The Gains and Losses of Mercantilism

The administration's trade policies could reap economic gains but sacrifice ethical opportunities.
Pete MentoMarch 22, 2017

These are interesting times for those of us who make our living advising clients on matters of international trade. With the new presidential administration, there is a new attitude toward the utility of sweeping, multilateral free-trade agreements like the Trans Pacific Partnership (TPP) and the Transatlantic Trade and Investment Partnership (T-TIP). There’s also a renewed interest in protecting American jobs and what many fear is a political and economic policy of protectionism.

What seems to have been lost in all of the presidential zest for shutting down these massive free-trade agreements was that TPP and T-TIP were much more than just simple duty-reduction agreements. They promised opportunities to include protections for intellectual property rights and a focus on global workers’ protections, as well as addressing many environmental concerns.

Many academic feel the new administration may be taking pages from an old economic book, that of “mercantilism.” Mercantilism is the theory that trade generates national wealth and is stimulated by the accumulation of profitable balances, which a government should encourage by means of strategic protectionism.

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If this is the case, the more likely next steps will be bilateral agreements and not multilateral ones. And every indication leads us to believe that such policies are already in motion.

The U.S. would still gain the economic advantages, be able to negotiate with far more leverage, and be able to more quickly execute agreements when working one on one with another nation than doing it mulitilaterally.

The United States was already involved in trade agreements with most of the nations in the TPP. But the prize of the agreement was reduced tariff trade with Japan, a nation that is not only the world’s third largest economy but a strategic partner of American interests in Asia. Of course, Vietnam’s recent growth would have made it a welcome addition to the partnership as well.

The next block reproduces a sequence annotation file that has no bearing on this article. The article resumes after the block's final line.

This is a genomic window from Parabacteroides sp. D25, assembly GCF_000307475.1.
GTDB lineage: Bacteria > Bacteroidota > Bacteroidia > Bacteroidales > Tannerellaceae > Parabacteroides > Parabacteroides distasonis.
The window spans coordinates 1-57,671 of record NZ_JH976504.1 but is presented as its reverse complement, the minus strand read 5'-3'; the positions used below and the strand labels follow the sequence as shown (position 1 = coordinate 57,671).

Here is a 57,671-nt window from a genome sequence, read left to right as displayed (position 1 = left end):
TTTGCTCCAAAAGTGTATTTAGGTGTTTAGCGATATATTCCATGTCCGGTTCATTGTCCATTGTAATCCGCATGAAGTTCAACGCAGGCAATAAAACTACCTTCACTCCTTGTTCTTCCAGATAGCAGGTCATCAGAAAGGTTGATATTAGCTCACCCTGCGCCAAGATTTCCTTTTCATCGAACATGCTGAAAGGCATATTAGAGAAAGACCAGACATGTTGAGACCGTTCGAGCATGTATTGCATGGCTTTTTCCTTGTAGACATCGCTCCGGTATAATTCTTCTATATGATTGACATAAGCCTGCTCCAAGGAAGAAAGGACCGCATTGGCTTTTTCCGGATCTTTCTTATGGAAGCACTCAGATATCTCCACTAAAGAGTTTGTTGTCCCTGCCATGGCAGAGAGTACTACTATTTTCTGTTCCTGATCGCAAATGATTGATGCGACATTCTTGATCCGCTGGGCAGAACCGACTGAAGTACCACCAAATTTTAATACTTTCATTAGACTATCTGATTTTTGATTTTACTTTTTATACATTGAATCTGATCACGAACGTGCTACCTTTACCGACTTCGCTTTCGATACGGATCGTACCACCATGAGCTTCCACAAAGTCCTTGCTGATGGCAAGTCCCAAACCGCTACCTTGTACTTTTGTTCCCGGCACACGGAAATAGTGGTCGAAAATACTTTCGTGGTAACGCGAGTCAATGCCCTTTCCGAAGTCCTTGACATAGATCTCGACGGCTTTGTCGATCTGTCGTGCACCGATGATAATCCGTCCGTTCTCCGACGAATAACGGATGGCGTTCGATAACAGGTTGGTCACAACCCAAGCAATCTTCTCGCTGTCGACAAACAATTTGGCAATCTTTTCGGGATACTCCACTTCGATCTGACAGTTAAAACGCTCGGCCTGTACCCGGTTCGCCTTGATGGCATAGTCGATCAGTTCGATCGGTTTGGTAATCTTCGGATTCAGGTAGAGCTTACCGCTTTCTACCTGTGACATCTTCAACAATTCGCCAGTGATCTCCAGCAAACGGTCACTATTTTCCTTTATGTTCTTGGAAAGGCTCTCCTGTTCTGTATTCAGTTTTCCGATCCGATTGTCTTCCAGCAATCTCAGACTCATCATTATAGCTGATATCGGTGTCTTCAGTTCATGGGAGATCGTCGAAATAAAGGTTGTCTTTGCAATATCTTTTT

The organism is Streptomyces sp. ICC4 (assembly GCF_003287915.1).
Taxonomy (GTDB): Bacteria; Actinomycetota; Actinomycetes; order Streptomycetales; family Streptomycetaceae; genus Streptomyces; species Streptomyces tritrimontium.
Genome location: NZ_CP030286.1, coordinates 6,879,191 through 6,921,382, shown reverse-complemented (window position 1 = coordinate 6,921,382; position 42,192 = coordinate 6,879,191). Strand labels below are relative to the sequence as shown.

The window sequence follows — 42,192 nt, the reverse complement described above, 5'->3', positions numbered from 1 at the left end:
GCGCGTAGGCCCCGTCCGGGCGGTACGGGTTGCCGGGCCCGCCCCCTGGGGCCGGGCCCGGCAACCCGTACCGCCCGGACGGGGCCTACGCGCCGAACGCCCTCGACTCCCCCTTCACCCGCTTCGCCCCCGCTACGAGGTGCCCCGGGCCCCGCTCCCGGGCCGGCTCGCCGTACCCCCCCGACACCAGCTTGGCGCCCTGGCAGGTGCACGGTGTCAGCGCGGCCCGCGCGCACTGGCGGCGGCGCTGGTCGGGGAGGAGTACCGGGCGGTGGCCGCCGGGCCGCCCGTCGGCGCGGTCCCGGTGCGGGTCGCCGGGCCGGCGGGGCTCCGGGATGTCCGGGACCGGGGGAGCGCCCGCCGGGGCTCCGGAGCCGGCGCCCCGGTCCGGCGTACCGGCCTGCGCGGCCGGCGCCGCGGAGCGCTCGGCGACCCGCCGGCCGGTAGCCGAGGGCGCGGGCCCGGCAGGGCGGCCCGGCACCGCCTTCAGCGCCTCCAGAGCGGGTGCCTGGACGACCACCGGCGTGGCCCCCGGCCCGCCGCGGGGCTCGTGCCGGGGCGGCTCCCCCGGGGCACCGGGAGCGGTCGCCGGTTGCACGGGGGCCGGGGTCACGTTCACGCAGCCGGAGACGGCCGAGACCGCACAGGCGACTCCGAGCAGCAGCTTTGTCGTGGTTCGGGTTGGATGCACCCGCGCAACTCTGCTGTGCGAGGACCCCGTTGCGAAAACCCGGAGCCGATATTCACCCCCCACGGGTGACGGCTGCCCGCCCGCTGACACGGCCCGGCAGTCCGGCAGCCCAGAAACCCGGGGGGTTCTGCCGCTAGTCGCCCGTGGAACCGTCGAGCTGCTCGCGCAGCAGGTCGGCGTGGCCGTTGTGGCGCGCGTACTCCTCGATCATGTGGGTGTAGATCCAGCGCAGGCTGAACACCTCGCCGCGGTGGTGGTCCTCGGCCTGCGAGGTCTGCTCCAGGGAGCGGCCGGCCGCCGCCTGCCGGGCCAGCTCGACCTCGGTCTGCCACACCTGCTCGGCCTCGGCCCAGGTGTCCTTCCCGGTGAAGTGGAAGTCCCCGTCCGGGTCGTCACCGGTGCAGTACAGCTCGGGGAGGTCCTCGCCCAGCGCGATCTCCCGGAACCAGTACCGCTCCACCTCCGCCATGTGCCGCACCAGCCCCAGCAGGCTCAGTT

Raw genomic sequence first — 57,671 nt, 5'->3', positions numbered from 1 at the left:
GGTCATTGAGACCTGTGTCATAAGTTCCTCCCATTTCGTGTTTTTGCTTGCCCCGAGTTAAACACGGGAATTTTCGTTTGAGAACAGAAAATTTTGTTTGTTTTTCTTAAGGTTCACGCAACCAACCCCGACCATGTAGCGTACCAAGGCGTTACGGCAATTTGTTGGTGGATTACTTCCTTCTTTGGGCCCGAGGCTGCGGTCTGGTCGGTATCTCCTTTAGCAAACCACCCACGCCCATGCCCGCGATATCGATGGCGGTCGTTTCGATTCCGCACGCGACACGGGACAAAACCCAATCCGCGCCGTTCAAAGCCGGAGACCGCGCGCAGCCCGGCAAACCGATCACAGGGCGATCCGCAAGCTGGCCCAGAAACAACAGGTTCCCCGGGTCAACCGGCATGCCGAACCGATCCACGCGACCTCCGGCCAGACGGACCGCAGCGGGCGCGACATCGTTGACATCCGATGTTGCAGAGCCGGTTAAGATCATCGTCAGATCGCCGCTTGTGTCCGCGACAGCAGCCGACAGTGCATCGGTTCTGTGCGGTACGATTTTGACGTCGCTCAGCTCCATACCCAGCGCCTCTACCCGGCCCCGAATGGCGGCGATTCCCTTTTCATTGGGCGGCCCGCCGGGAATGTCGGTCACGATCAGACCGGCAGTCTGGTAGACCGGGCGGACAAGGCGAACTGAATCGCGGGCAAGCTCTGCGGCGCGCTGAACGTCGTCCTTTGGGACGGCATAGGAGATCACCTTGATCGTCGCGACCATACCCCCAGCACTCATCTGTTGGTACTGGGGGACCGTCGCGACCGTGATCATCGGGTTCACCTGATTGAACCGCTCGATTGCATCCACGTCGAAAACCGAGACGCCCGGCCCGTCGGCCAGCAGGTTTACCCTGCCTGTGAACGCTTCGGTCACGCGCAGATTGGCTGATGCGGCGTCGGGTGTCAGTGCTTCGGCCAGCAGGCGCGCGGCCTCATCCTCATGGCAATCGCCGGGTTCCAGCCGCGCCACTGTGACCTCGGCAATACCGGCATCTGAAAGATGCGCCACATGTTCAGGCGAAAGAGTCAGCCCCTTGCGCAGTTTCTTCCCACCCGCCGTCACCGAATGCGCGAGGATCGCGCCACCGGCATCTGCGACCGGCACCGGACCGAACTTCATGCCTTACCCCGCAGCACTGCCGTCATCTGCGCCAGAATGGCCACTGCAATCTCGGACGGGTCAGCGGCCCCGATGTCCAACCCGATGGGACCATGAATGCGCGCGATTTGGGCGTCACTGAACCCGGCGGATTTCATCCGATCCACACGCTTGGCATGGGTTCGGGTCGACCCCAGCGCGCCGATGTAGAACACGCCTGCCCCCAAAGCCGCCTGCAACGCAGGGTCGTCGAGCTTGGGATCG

Although we lose the political gains of agreements like TPP and T-TIP, we gain economically with the pursuit of bilateral agreements. That will be the case with what many believe will be a bilateral agreement between the U.S. and the United Kingdom. In a post-Brexit Europe, the British need to solidify confidence in their economy, and the United States is all but delighted to help them do so.

Expect the Trump administration to aggressively push for foreign trade agreements with Japan, Vietnam, Cambodia, and Brazil. Most importantly, look for them to quietly pursue moving India from the unilateral Generalized System of Preferences Trade Program to a much more beneficial agreement within the next two years. It has escaped no one’s attention in India that the president has a long-standing relationship with many important business leaders in that country.

If this were to happen, the economic gains may still be represented, but at what costs? Yes, the U.S. will make economic gains from these smaller agreements, but we will likely lose out on the ethical opportunities the larger ones were on the brink of providing.

Pete Mento is a principal in customs and foreign trade for Ryan, a tax advisory firm.